There are dangers involved with purchasing games digitally
For the last few weeks, it seems that Nintendo’s Wii Shop Channel, where you can download games that you bought online, has been shut down. You haven’t been able to buy anything on the stores since 2019, but you have at least had the ability to redownload anything that you may have purchased before the stores shuttered.
Nintendo hasn’t put out a statement on the closure yet, so it’s possible this is a temporary failure. But it’s a clear example of the dangers of purchasing games digitally. If you deleted your games to conserve memory, but wanted to re-download them, well, they’re gone forever for you now. It doesn’t matter how much money you’ve spent, once the company hosting the games decides it isn’t worth the money to keep the service alive, those games will never be available again.
Purchasing the physical discs of games isn’t a sure hedge against this problem anymore, either. Some newer games, like Halo Infinite, have only a small portion of the game on-disc, requiring large downloads to even play the single-player modes. That means that, at some nebulous point in the future, when Microsoft shuts down the Xbox game store, nobody that doesn’t already have Halo Infinite will be able to play it. That’s not to mention the digital-only consoles like the Xbox Series S that don’t have a disk drive at all - they’re tied entirely to the online service, so they’ll eventually be completely locked out.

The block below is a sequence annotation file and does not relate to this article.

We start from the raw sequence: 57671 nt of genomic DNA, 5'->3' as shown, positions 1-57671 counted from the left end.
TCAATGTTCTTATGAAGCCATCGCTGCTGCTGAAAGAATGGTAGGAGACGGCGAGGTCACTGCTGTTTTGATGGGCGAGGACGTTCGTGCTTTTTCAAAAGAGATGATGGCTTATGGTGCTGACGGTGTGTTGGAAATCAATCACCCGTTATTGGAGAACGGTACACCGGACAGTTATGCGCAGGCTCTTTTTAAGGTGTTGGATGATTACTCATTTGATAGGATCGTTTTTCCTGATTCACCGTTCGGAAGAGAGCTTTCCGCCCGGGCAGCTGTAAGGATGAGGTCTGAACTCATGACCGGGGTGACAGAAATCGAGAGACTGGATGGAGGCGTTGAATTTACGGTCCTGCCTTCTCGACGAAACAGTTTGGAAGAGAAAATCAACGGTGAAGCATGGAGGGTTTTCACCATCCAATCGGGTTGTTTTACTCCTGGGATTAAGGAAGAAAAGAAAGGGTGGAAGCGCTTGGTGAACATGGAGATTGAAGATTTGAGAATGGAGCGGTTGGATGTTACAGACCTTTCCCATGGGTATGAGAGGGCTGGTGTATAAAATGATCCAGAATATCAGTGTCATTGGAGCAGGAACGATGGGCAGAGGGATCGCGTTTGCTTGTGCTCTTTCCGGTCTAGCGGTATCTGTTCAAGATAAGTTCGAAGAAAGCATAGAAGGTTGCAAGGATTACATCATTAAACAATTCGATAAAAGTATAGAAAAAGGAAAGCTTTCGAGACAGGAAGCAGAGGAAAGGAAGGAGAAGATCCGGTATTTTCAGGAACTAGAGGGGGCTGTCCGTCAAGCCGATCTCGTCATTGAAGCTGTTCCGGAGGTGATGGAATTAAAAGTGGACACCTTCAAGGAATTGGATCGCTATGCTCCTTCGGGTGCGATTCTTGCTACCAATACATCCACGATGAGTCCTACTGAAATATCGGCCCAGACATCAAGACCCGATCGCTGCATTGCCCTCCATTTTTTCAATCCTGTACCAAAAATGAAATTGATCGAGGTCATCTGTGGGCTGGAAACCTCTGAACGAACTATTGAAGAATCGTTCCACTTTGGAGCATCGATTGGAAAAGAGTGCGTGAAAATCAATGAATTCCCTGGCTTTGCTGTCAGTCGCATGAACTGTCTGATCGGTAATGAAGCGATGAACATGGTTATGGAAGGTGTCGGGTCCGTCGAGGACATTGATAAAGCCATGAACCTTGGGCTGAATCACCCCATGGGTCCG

Laws like 1998’s Digital Millennium Copyright Act make preservation of these games legally risky at best, which disincentivizes organizations from doing this work. That’s too bad - I’d love to see more game publishers work directly with organizations like the Video Game History Foundation to preserve games that are no longer commercially available. In the meantime, I’ll keep buying physical copies of games for as long as game publishers will sell them to me.